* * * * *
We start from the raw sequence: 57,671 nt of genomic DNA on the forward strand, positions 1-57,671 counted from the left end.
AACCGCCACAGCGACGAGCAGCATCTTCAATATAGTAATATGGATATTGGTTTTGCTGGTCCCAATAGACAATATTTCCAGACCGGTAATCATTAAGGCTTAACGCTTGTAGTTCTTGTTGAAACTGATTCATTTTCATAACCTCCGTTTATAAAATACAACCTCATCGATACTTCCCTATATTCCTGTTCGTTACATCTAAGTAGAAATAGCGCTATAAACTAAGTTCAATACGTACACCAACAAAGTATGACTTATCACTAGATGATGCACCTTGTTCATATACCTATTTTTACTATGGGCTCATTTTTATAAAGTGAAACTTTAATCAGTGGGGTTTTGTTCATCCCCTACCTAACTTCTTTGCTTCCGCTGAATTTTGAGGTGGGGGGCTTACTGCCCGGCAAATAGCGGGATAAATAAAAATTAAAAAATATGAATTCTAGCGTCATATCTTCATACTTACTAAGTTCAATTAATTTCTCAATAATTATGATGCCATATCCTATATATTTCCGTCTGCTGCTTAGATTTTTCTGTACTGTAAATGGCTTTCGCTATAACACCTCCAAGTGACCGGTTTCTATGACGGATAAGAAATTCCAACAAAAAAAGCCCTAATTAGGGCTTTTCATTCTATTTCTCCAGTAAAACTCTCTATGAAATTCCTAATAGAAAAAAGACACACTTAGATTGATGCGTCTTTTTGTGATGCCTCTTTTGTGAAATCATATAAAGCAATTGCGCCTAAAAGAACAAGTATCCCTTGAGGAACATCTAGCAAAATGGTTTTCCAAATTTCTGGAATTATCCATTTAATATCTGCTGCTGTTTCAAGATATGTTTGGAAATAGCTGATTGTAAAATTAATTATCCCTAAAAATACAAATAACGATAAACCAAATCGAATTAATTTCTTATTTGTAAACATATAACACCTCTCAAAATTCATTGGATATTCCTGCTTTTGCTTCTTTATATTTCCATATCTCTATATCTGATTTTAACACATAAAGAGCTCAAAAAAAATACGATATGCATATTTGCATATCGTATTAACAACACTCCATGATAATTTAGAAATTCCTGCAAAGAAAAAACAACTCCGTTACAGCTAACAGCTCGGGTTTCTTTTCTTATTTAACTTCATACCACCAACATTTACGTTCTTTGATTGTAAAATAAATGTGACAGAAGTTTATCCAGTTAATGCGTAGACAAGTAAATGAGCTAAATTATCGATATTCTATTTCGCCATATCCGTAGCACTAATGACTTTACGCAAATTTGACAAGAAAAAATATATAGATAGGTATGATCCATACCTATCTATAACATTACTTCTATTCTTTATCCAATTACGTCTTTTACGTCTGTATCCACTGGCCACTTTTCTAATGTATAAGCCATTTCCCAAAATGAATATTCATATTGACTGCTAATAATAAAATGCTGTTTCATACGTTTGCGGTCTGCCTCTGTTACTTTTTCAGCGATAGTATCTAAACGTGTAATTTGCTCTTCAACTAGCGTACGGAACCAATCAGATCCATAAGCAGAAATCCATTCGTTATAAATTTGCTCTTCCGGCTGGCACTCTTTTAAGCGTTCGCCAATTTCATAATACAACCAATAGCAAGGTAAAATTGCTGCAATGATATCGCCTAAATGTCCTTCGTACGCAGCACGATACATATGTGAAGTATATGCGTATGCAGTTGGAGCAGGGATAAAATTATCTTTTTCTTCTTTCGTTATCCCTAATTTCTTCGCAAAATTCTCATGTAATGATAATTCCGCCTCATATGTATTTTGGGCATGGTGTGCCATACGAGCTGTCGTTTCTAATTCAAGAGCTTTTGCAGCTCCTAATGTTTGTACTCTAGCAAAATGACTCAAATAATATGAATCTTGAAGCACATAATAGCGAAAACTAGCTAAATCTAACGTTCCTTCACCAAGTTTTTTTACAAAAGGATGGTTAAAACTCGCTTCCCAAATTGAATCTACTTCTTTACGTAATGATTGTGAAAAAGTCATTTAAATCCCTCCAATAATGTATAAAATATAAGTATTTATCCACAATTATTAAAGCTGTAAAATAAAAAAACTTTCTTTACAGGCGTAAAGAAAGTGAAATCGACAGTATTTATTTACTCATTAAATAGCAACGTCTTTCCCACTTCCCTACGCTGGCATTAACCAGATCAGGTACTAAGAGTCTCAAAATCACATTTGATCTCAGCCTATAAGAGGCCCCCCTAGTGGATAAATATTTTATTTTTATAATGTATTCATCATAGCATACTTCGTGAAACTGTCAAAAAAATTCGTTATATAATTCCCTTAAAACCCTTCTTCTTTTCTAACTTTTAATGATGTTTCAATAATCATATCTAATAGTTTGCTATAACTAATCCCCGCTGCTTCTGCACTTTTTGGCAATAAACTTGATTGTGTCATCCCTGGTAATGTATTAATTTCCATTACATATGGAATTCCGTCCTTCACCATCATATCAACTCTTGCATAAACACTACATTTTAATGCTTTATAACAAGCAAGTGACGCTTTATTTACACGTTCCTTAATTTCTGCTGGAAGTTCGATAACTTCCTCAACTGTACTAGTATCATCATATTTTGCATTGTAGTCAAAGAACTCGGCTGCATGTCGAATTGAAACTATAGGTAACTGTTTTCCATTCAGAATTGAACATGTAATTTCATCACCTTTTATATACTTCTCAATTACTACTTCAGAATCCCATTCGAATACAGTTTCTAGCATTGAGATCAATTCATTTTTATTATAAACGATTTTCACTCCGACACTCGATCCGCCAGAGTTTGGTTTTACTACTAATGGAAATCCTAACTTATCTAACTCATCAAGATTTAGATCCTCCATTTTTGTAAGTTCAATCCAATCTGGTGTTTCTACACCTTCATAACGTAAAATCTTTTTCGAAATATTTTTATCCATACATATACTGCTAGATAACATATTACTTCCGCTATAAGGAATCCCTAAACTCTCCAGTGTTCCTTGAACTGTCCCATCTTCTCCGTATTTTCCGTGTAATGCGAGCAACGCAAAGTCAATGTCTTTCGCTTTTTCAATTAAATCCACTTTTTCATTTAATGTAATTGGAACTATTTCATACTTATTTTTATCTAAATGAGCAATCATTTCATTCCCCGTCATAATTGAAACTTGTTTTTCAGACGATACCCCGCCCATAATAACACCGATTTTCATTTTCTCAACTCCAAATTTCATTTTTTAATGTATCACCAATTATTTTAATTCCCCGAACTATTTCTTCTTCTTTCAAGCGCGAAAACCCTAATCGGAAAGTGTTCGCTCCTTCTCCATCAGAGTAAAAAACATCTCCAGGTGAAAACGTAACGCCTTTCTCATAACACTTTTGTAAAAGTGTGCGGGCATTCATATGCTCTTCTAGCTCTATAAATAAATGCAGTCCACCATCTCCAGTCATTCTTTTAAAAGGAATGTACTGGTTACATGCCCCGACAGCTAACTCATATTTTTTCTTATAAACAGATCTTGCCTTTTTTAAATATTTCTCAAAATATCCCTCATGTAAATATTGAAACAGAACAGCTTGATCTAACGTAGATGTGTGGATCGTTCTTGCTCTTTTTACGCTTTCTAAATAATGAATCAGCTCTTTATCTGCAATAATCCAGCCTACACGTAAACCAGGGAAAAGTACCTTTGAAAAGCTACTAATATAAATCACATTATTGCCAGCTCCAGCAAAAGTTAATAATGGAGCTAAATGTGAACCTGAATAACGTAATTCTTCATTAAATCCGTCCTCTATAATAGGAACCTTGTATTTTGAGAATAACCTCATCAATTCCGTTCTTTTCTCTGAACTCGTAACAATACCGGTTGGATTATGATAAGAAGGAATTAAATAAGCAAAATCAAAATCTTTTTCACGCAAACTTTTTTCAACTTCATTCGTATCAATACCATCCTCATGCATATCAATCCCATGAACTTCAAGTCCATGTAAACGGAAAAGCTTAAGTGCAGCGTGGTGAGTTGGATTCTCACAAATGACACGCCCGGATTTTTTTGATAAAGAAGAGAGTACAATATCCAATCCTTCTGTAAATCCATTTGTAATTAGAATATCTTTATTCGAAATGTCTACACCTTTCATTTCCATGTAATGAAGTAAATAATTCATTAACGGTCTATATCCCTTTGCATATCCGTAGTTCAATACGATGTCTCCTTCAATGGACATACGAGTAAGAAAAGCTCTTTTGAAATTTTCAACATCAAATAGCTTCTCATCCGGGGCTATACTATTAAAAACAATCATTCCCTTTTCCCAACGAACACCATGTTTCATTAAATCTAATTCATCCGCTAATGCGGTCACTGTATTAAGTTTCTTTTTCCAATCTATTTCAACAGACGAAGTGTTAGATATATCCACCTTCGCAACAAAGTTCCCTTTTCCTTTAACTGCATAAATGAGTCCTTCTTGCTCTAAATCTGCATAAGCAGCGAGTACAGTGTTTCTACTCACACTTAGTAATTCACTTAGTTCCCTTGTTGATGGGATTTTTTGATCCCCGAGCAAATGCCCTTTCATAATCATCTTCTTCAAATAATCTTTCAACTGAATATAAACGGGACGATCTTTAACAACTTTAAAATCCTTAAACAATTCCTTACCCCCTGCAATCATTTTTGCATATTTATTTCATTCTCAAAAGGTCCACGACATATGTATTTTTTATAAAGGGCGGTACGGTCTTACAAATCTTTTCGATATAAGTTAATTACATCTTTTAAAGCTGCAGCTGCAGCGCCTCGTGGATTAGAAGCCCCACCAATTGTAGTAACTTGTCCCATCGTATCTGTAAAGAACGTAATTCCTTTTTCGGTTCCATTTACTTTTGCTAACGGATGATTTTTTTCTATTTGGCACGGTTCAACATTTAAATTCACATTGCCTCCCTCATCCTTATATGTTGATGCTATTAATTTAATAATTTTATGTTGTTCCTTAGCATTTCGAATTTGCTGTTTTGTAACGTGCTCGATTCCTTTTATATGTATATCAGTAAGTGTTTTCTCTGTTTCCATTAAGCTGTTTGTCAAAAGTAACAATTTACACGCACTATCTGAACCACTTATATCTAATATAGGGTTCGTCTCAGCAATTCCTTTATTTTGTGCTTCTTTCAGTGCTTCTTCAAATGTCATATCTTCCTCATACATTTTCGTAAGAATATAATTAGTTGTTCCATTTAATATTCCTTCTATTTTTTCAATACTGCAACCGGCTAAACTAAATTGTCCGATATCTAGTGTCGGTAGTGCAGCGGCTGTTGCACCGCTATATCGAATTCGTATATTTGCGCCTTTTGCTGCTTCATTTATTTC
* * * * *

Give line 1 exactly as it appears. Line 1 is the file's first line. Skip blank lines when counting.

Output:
We start from the raw sequence: 57,671 nt of genomic DNA on the forward strand, positions 1-57,671 counted from the left end.